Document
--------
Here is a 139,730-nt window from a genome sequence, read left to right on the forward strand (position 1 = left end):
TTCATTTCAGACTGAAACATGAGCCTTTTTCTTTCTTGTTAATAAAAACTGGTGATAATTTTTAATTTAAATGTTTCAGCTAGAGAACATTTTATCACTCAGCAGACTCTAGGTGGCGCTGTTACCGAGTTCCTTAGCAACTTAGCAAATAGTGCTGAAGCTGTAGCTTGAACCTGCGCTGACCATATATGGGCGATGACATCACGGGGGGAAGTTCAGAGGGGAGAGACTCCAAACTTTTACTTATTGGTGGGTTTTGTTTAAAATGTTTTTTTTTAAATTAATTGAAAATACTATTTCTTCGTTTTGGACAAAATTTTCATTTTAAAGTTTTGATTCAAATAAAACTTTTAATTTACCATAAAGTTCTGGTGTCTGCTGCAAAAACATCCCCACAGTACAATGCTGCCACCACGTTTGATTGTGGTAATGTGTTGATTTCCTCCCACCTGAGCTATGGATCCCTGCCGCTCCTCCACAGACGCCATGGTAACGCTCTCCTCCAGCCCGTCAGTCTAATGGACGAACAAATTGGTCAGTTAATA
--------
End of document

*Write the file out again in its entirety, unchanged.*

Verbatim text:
Here is a 139,730-nt window from a genome sequence, read left to right on the forward strand (position 1 = left end):
TTCATTTCAGACTGAAACATGAGCCTTTTTCTTTCTTGTTAATAAAAACTGGTGATAATTTTTAATTTAAATGTTTCAGCTAGAGAACATTTTATCACTCAGCAGACTCTAGGTGGCGCTGTTACCGAGTTCCTTAGCAACTTAGCAAATAGTGCTGAAGCTGTAGCTTGAACCTGCGCTGACCATATATGGGCGATGACATCACGGGGGGAAGTTCAGAGGGGAGAGACTCCAAACTTTTACTTATTGGTGGGTTTTGTTTAAAATGTTTTTTTTTAAATTAATTGAAAATACTATTTCTTCGTTTTGGACAAAATTTTCATTTTAAAGTTTTGATTCAAATAAAACTTTTAATTTACCATAAAGTTCTGGTGTCTGCTGCAAAAACATCCCCACAGTACAATGCTGCCACCACGTTTGATTGTGGTAATGTGTTGATTTCCTCCCACCTGAGCTATGGATCCCTGCCGCTCCTCCACAGACGCCATGGTAACGCTCTCCTCCAGCCCGTCAGTCTAATGGACGAACAAATTGGTCAGTTAATA